Sony Announces DCR-VX2100
Sony has announced the DCR-VX2100, a "refresh" of the three-year-old (but still popular) DCR-VX2000. The VX2100 will retain the same optical system of the VX2000, but will replace the LCD viewscreen with a hybrid LCD screen that performs better in direct sunlight. The viewfinder will also get a larger eyecup. Ergonomically, the VX2100 will include a larger handle, and handle-mounted start/stop and zoom controls.
To encourage upgrades, the VX2100 will use the same Sony InfoLithium battery packs used by the VX2000.
The DCR-VX2100 will retain VX2000’s $3,000 price tag, and is scheduled to ship this month.
Gateway: Not Just Computers Anymore
Gateway has shipped the DV-S20 Pocket Multi-Cam, a 4.3-ounce MPEG-4 camera that records 320×240 progressive video at 22-25 frames per second. The camera includes 64MB of internal flash memory as well as an SD Card slot. The camera can also shoot still images at resolutions up to 1600×1200. Additional features include a 1.5" color viewscreen, a built-in flash and an f/2.8 lens.
Avid Launches Xpress Pro
Avid has formally launched its Xpress Pro software, which natively supports Avid’s Mojo Digital Nonlinear Accelerator, said to be the only video editing solution to utilize both host-based CPU processing and hardware acceleration. Xpress Pro also adds support for Panasonic’s AG-DVX100 24p Mini DV camcorder, as well as automatic color correction capabilities.
The Avid Xpress Pro and Mojo combination offers video, film and audio editing capabilities, and provides both real-time digital and analog output. Avid has also optimized both products for the Power Mac G5.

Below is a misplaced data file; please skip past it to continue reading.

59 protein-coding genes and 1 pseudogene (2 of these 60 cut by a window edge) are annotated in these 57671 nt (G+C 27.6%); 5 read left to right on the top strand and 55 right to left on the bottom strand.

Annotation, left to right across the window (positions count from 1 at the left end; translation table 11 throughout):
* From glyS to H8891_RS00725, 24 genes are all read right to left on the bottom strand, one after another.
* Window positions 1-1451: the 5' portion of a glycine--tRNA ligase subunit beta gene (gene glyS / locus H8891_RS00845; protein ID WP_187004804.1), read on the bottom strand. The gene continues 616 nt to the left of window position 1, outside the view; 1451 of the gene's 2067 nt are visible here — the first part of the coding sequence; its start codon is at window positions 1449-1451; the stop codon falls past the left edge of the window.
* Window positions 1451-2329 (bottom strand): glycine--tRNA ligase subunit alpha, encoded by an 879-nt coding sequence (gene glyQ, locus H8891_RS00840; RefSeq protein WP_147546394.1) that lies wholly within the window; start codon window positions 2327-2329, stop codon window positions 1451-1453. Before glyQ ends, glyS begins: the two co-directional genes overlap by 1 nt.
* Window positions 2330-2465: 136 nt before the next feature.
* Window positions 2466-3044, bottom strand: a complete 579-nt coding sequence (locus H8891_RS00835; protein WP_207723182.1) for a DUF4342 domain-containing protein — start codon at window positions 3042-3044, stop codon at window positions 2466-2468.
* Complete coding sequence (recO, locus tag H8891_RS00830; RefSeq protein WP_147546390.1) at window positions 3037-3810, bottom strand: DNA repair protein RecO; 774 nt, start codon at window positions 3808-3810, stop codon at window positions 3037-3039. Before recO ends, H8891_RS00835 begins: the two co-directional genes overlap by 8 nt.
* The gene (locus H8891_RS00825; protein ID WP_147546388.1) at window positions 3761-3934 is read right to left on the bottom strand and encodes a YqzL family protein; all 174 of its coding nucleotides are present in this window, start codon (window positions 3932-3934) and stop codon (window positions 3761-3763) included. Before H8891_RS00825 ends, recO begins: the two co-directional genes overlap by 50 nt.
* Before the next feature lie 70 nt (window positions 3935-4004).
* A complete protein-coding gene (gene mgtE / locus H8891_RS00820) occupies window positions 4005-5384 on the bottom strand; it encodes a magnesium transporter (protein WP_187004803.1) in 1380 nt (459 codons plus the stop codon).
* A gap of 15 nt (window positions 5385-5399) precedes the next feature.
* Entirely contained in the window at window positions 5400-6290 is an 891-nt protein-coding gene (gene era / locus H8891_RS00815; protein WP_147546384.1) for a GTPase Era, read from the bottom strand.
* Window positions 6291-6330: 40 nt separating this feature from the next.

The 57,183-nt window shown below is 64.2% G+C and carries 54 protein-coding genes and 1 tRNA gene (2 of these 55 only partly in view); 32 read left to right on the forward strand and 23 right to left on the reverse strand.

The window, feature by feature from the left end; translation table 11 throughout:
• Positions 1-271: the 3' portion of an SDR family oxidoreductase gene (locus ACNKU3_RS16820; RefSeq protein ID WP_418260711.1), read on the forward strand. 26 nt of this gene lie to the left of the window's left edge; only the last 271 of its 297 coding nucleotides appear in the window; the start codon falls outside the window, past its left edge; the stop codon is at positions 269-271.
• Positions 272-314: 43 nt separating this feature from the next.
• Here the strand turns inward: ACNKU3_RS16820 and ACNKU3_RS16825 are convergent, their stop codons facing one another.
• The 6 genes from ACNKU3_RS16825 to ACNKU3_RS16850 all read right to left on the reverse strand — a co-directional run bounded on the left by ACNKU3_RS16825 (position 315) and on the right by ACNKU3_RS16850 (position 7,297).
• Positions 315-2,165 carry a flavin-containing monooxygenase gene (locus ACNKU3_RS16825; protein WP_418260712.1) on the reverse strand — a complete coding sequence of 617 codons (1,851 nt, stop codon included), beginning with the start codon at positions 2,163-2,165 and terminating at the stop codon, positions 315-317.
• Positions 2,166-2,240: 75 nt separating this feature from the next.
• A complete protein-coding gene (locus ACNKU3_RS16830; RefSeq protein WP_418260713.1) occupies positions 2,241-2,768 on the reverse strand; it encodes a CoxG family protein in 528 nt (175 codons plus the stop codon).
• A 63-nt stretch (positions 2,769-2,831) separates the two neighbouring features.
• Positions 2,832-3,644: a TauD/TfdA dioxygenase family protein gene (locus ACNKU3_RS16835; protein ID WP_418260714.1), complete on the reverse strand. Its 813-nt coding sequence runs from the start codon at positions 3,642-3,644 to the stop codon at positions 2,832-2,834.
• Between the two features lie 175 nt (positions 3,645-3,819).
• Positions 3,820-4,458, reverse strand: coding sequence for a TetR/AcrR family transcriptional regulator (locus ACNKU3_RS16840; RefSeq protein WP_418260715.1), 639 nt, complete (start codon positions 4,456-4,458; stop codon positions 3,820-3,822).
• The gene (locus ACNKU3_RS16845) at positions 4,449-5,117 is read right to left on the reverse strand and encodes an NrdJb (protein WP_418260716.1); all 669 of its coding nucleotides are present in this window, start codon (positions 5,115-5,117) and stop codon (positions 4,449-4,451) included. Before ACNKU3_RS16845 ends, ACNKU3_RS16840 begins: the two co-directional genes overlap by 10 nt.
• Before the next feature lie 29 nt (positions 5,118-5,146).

Avid Xpress Pro includes both Windows XP and Mac OS X versions in the same box, which retails for $1,695. The Mojo Digital Nonlinear Accelerator is sold separately for $1,695.
Hi-Def Camcorder Spec Finalized
A specification for recording high-definition ATSC video onto DV-format cassettes has been finalized by Canon, Sharp, Sony and JVC. The format has also been proposed as an international standard. JVC’s GR-HD1 and the professional JY-HD10U, the first high-definition camcorders under $6,000, were released before the standard was officially adopted. Other companies announcing support for the new standard include editing software manufacturers Adobe, Canopus, Sony Pictures Digital and Ulead.
Ulead Set to Debut DVD Workshop 2
Ulead has announced DVD Workshop 2, which will add a wide array of features to DVD Workshop. New authoring features include the ability to include up to eight audio tracks and up to 32 subtitle tracks, real-time motion menus, chapter thumbnail previews and audio adjustments. Intellectual property enhancements include regional coding ability and CSS encoding. DVD Workshop 2 will also add DLT output as well as DVD9 (dual-layer DVD) authoring capabilities.
DVD Workshop 2 will list for $495 in its boxed form, or as an electronic software distribution download for $475. The software is slated to be available at the beginning of the month.